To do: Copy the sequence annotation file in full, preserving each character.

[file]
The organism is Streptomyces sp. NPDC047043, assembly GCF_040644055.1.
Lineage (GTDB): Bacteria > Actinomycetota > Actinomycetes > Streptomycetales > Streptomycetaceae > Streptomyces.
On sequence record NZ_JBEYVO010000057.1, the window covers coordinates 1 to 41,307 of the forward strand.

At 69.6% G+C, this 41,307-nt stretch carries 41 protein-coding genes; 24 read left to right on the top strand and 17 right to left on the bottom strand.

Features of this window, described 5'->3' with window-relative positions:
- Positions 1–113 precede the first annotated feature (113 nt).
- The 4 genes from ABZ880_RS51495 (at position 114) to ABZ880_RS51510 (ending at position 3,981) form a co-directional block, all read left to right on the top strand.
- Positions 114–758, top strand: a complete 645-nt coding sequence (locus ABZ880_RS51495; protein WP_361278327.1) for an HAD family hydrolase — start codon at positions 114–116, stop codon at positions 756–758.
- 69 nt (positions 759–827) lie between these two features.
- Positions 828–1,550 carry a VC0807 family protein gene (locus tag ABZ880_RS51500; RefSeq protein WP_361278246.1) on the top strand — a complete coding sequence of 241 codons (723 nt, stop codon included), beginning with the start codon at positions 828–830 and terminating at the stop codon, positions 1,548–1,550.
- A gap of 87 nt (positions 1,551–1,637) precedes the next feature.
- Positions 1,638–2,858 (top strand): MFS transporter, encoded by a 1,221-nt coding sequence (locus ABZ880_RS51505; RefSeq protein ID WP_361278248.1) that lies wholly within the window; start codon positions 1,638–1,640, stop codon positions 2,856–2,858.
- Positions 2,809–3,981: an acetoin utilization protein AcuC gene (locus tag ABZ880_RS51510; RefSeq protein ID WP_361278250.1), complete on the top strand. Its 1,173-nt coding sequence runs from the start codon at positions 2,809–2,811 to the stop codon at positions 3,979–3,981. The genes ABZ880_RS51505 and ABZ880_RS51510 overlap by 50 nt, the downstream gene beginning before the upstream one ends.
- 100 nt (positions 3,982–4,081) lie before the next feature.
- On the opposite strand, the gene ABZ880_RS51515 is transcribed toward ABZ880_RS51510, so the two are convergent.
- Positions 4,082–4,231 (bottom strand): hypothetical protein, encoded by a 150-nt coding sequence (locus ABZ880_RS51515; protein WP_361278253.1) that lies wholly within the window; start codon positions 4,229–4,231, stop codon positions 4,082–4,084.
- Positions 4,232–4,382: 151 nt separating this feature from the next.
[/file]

The organism is Streptomyces sp. NPDC047043, assembly GCF_040644055.1.
Lineage (GTDB): Bacteria > Actinomycetota > Actinomycetes > Streptomycetales > Streptomycetaceae > Streptomyces.
On sequence record NZ_JBEYVO010000057.1, the window covers coordinates 1 to 41,307 of the forward strand.

At 69.6% G+C, this 41,307-nt stretch carries 41 protein-coding genes; 24 read left to right on the top strand and 17 right to left on the bottom strand.

Features of this window, described 5'->3' with window-relative positions:
- Positions 1–113 precede the first annotated feature (113 nt).
- The 4 genes from ABZ880_RS51495 (at position 114) to ABZ880_RS51510 (ending at position 3,981) form a co-directional block, all read left to right on the top strand.
- Positions 114–758, top strand: a complete 645-nt coding sequence (locus ABZ880_RS51495; protein WP_361278327.1) for an HAD family hydrolase — start codon at positions 114–116, stop codon at positions 756–758.
- 69 nt (positions 759–827) lie between these two features.
- Positions 828–1,550 carry a VC0807 family protein gene (locus tag ABZ880_RS51500; RefSeq protein WP_361278246.1) on the top strand — a complete coding sequence of 241 codons (723 nt, stop codon included), beginning with the start codon at positions 828–830 and terminating at the stop codon, positions 1,548–1,550.
- A gap of 87 nt (positions 1,551–1,637) precedes the next feature.
- Positions 1,638–2,858 (top strand): MFS transporter, encoded by a 1,221-nt coding sequence (locus ABZ880_RS51505; RefSeq protein ID WP_361278248.1) that lies wholly within the window; start codon positions 1,638–1,640, stop codon positions 2,856–2,858.
- Positions 2,809–3,981: an acetoin utilization protein AcuC gene (locus tag ABZ880_RS51510; RefSeq protein ID WP_361278250.1), complete on the top strand. Its 1,173-nt coding sequence runs from the start codon at positions 2,809–2,811 to the stop codon at positions 3,979–3,981. The genes ABZ880_RS51505 and ABZ880_RS51510 overlap by 50 nt, the downstream gene beginning before the upstream one ends.
- 100 nt (positions 3,982–4,081) lie before the next feature.
- On the opposite strand, the gene ABZ880_RS51515 is transcribed toward ABZ880_RS51510, so the two are convergent.
- Positions 4,082–4,231 (bottom strand): hypothetical protein, encoded by a 150-nt coding sequence (locus ABZ880_RS51515; protein WP_361278253.1) that lies wholly within the window; start codon positions 4,229–4,231, stop codon positions 4,082–4,084.
- Positions 4,232–4,382: 151 nt separating this feature from the next.